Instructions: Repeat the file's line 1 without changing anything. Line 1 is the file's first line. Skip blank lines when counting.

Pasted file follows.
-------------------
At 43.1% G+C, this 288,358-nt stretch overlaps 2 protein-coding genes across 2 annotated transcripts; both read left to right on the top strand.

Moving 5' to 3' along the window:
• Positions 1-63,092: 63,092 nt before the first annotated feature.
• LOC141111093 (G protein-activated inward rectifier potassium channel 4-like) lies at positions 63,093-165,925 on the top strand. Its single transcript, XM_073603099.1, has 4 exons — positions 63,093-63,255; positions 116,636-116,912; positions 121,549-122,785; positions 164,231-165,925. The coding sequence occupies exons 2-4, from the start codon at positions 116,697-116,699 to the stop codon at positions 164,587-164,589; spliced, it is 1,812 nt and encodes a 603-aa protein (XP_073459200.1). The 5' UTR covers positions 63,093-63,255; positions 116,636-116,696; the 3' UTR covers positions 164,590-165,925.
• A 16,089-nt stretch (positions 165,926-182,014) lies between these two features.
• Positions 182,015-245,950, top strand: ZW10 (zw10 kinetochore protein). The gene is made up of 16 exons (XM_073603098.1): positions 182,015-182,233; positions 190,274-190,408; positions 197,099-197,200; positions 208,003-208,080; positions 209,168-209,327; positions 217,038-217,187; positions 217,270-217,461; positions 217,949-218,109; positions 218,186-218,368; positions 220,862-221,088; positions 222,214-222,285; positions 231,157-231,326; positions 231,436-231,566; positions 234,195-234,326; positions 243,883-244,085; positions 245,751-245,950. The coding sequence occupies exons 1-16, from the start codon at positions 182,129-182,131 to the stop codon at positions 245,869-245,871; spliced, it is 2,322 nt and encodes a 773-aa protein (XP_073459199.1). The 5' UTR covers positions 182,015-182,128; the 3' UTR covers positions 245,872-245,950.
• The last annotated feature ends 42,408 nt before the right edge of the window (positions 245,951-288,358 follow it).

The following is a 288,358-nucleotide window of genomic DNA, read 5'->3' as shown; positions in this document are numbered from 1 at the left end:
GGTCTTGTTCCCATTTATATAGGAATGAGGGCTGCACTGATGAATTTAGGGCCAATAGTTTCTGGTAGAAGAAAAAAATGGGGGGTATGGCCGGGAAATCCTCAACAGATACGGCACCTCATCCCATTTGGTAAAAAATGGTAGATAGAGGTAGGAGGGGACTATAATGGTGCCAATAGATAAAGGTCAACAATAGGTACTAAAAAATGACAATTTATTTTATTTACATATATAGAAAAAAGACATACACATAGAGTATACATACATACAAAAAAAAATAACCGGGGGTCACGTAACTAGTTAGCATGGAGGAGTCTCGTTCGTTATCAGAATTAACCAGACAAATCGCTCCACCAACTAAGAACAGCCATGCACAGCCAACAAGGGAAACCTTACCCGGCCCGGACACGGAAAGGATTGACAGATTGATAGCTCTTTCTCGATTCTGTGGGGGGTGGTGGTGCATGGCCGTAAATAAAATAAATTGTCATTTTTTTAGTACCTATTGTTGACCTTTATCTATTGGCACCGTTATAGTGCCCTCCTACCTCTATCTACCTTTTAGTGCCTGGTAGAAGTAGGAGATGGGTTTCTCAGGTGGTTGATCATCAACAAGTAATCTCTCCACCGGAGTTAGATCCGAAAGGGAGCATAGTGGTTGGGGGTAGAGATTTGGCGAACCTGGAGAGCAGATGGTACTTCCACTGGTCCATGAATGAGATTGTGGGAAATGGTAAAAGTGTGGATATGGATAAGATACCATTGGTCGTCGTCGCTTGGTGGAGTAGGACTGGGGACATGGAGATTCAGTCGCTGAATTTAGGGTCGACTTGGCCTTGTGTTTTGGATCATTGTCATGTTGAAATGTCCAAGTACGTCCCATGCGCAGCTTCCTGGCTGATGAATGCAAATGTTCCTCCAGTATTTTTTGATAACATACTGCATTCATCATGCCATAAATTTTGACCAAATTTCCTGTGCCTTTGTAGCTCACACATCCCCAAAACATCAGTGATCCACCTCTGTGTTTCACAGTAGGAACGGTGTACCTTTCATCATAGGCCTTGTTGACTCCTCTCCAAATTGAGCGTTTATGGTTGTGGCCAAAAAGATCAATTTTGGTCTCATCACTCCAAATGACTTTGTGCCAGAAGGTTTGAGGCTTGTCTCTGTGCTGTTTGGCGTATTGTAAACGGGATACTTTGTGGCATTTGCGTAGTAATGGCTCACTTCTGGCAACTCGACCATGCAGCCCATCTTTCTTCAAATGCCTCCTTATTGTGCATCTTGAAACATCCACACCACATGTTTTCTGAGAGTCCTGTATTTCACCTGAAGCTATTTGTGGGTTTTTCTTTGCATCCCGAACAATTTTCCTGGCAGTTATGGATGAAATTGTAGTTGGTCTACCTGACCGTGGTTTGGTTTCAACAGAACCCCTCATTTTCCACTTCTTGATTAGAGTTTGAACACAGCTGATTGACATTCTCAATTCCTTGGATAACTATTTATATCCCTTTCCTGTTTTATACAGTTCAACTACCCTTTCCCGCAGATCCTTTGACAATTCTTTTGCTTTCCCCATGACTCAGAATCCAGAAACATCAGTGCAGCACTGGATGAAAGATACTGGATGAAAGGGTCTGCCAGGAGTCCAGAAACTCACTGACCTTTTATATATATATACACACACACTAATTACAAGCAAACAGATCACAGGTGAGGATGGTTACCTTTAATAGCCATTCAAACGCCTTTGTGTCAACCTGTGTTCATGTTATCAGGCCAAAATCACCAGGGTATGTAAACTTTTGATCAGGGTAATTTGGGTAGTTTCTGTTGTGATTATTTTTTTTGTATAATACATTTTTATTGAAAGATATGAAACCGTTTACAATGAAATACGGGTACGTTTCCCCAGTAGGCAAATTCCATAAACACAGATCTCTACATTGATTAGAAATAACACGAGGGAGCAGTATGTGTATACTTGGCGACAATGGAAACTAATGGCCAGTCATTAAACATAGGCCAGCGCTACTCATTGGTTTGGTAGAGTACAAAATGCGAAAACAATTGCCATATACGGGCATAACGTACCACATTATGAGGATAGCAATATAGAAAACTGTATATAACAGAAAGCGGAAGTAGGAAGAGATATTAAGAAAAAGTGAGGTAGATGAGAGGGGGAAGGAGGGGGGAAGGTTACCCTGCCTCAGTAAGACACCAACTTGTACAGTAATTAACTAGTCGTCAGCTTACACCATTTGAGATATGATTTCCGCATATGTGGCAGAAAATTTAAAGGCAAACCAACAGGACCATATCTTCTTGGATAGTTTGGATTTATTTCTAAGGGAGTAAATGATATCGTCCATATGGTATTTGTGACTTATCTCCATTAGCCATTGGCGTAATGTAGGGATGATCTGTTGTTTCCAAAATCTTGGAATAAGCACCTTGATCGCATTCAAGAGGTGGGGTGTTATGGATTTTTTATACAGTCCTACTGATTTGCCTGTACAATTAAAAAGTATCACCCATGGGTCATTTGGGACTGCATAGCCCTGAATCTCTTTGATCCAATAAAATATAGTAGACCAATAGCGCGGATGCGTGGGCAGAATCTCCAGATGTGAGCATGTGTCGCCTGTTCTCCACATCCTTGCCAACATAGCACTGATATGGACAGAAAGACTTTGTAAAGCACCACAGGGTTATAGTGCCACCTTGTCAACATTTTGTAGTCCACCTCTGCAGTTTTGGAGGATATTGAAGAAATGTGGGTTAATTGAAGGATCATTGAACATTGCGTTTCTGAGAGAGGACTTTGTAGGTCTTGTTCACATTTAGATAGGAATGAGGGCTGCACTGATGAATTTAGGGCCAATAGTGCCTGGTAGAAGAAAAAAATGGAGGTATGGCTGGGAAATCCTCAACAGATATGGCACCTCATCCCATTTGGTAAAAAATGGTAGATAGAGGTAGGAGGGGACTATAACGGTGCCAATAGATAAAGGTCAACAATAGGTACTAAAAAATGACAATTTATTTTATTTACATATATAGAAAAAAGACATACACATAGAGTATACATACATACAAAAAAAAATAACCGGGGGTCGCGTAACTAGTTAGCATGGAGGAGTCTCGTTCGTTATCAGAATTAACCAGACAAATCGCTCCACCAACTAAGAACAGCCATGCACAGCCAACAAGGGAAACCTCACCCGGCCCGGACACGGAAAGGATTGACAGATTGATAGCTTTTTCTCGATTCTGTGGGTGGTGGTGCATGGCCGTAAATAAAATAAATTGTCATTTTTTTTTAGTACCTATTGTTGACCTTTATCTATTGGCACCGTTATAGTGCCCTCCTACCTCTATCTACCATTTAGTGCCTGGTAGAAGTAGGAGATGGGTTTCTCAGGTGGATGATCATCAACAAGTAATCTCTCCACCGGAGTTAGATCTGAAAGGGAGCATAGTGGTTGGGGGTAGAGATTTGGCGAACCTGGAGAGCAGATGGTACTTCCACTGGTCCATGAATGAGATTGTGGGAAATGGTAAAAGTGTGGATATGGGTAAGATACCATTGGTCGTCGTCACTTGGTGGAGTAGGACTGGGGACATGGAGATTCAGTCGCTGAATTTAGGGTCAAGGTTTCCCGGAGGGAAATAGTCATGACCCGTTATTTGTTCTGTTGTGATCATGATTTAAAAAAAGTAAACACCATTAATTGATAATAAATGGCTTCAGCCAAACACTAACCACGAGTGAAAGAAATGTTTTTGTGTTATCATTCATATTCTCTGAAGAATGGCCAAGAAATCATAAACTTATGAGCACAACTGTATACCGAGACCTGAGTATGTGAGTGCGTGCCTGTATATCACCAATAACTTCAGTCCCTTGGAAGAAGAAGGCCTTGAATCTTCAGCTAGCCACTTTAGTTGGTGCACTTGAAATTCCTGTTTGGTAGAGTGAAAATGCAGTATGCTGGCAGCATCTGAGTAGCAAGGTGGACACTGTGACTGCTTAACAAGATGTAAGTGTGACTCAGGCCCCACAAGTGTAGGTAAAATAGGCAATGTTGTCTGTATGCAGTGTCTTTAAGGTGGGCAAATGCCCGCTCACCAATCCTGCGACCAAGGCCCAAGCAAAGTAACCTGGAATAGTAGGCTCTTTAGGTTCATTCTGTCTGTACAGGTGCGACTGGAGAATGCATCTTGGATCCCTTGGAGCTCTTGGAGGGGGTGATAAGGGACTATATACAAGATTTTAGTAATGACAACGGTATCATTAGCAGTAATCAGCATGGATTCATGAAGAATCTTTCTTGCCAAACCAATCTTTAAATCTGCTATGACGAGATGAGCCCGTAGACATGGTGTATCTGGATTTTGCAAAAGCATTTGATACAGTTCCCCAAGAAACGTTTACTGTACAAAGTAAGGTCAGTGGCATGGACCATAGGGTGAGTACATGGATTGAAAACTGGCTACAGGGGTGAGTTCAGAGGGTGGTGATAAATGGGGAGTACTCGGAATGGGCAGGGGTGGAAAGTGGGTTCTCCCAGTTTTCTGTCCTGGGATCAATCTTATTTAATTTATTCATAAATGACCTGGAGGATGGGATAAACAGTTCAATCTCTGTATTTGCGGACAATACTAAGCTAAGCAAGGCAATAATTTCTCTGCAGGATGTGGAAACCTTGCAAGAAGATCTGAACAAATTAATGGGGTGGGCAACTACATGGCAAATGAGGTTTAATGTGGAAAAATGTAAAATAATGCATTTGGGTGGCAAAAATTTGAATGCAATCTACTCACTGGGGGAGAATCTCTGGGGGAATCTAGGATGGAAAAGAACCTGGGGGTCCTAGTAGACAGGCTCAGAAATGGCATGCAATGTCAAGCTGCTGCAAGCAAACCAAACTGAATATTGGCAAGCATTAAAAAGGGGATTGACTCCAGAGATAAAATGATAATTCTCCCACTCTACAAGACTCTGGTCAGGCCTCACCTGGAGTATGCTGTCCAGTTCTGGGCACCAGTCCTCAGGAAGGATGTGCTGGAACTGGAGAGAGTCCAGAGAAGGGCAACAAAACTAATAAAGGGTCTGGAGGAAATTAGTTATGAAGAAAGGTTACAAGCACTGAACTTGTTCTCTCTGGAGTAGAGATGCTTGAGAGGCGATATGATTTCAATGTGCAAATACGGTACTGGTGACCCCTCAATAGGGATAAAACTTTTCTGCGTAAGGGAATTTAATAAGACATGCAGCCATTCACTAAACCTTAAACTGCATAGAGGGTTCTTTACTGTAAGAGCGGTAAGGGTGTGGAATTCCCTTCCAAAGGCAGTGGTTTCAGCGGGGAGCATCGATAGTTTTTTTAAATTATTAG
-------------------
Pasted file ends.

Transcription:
At 43.1% G+C, this 288,358-nt stretch overlaps 2 protein-coding genes across 2 annotated transcripts; both read left to right on the top strand.